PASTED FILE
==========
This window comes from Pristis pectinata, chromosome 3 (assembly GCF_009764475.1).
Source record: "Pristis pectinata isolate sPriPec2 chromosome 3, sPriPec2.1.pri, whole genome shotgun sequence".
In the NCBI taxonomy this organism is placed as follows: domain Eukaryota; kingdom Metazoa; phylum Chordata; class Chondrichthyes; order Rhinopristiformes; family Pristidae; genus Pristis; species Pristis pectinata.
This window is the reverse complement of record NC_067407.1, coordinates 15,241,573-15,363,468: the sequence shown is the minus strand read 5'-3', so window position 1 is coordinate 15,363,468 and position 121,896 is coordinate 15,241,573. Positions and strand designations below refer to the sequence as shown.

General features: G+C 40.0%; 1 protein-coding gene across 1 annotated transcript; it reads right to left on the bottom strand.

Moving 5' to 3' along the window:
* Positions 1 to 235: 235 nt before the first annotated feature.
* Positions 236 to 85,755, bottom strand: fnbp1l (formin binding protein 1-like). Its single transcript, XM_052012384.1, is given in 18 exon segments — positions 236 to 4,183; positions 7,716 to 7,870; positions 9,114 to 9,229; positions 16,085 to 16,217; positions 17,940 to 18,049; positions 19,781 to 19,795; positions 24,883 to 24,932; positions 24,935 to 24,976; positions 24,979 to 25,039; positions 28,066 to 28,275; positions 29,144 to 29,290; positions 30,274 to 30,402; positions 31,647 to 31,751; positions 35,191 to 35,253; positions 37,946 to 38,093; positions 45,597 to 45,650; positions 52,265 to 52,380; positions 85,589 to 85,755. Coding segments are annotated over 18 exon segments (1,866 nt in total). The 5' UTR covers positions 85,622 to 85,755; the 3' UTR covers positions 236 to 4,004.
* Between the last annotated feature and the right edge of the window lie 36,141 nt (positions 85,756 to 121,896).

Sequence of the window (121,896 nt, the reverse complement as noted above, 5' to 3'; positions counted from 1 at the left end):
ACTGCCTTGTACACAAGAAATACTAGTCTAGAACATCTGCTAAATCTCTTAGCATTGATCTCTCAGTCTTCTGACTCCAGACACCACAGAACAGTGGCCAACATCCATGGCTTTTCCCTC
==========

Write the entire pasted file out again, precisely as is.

This window comes from Pristis pectinata, chromosome 3 (assembly GCF_009764475.1).
Source record: "Pristis pectinata isolate sPriPec2 chromosome 3, sPriPec2.1.pri, whole genome shotgun sequence".
In the NCBI taxonomy this organism is placed as follows: domain Eukaryota; kingdom Metazoa; phylum Chordata; class Chondrichthyes; order Rhinopristiformes; family Pristidae; genus Pristis; species Pristis pectinata.
This window is the reverse complement of record NC_067407.1, coordinates 15,241,573-15,363,468: the sequence shown is the minus strand read 5'-3', so window position 1 is coordinate 15,363,468 and position 121,896 is coordinate 15,241,573. Positions and strand designations below refer to the sequence as shown.

General features: G+C 40.0%; 1 protein-coding gene across 1 annotated transcript; it reads right to left on the bottom strand.

Moving 5' to 3' along the window:
* Positions 1 to 235: 235 nt before the first annotated feature.
* Positions 236 to 85,755, bottom strand: fnbp1l (formin binding protein 1-like). Its single transcript, XM_052012384.1, is given in 18 exon segments — positions 236 to 4,183; positions 7,716 to 7,870; positions 9,114 to 9,229; positions 16,085 to 16,217; positions 17,940 to 18,049; positions 19,781 to 19,795; positions 24,883 to 24,932; positions 24,935 to 24,976; positions 24,979 to 25,039; positions 28,066 to 28,275; positions 29,144 to 29,290; positions 30,274 to 30,402; positions 31,647 to 31,751; positions 35,191 to 35,253; positions 37,946 to 38,093; positions 45,597 to 45,650; positions 52,265 to 52,380; positions 85,589 to 85,755. Coding segments are annotated over 18 exon segments (1,866 nt in total). The 5' UTR covers positions 85,622 to 85,755; the 3' UTR covers positions 236 to 4,004.
* Between the last annotated feature and the right edge of the window lie 36,141 nt (positions 85,756 to 121,896).

Sequence of the window (121,896 nt, the reverse complement as noted above, 5' to 3'; positions counted from 1 at the left end):
ACTGCCTTGTACACAAGAAATACTAGTCTAGAACATCTGCTAAATCTCTTAGCATTGATCTCTCAGTCTTCTGACTCCAGACACCACAGAACAGTGGCCAACATCCATGGCTTTTCCCTC